1/ √3 × 1/ √3 is 1/3.0476

1/3 × 1/3 is 1/9.0480

It looks like I did not do make arithmetic mistakes.0483

2/9 - 4/3 = -10/9.0487

That is the y valve for 1/ √3.0490

When I do f(-1/ √3), I end up with - 10/9.0496

The points of inflection are 1/ √3 – 10/9 and -1/ √3 – 10/9.0506

That is it, nice and straightforward.0527

Part C, they want us to find the intervals of increase and decrease for the function.0531

We already did that when we took care of Part A, when we found the critical values, the max's and min’s.0536

Let us recall what it is that we did.0543

We had 0, we had 1, and we had -1.0545

We ended up with a decreasing, increasing, decreasing, increasing.0550

The intervals of increase turns the intervals on which the function is increasing.0559

It is going to be from -1 to 0 union 1 to positive infinity.0565

That is it, nothing strange, just read it straight off.0574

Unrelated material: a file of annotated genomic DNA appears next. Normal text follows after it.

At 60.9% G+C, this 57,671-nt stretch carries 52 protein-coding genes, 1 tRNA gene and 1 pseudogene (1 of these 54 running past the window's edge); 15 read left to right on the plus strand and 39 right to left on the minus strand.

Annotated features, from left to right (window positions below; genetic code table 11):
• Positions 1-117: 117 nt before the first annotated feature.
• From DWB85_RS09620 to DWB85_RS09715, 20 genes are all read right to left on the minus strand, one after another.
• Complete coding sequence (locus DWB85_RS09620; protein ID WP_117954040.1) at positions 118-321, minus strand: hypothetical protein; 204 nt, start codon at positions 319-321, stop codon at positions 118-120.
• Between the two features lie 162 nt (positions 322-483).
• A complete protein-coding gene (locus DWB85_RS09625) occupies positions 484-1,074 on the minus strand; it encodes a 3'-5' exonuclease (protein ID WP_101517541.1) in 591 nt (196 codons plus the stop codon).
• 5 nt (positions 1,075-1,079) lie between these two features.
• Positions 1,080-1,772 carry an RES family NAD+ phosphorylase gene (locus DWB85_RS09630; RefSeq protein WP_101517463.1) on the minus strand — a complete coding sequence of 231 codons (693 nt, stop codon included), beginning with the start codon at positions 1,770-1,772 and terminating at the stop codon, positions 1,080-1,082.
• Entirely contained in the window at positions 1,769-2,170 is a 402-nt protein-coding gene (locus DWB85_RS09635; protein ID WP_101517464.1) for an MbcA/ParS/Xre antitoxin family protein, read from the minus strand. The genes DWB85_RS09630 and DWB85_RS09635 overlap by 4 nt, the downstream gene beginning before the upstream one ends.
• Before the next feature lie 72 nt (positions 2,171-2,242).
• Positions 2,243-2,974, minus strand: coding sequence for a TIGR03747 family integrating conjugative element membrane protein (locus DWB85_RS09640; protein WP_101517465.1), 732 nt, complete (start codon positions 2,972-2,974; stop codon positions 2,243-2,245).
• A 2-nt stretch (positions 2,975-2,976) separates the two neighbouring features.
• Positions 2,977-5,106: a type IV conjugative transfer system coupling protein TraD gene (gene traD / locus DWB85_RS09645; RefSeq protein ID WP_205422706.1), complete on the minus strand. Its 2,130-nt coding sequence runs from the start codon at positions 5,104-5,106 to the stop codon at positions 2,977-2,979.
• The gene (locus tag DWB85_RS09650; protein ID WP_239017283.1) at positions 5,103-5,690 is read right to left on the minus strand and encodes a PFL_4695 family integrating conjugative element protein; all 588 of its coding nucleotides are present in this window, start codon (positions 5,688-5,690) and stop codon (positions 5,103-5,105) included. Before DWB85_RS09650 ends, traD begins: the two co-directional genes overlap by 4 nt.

The interval of the points of concavity.0580

Part D, I do not need to write it down.0582

I’m sorry, not the point of concavity, intervals of positive concavity.0590

Positive concavity, we said that the points of inflection are -1/ √3 and positive.0598

We said that we had -1/ √3 and 1/ √3.0610

Those are going to be in this interval right there.0621

Basically, we already know what the graph looks like.0626

The graph looks like this.0630

We know that it is positively concave here and we know that it is positively concave here.0639

For positive concavity, we really do not need to do any more work.0646

The interval is -infinity to -1/ √3.0654

From here all the way to this point, wherever it actually changes from concave up to concave down.0659

And then, from here to positive infinity to 1/ √3 to positive infinity.0667

We do not need to do any more work.0676

We have already done all the work necessary.0678

Let us move on to question number 5 here, let us see what we have got.0683

Question number 5, we are going to be dealing with the equation x² - 2y² + 3xy = -4.0689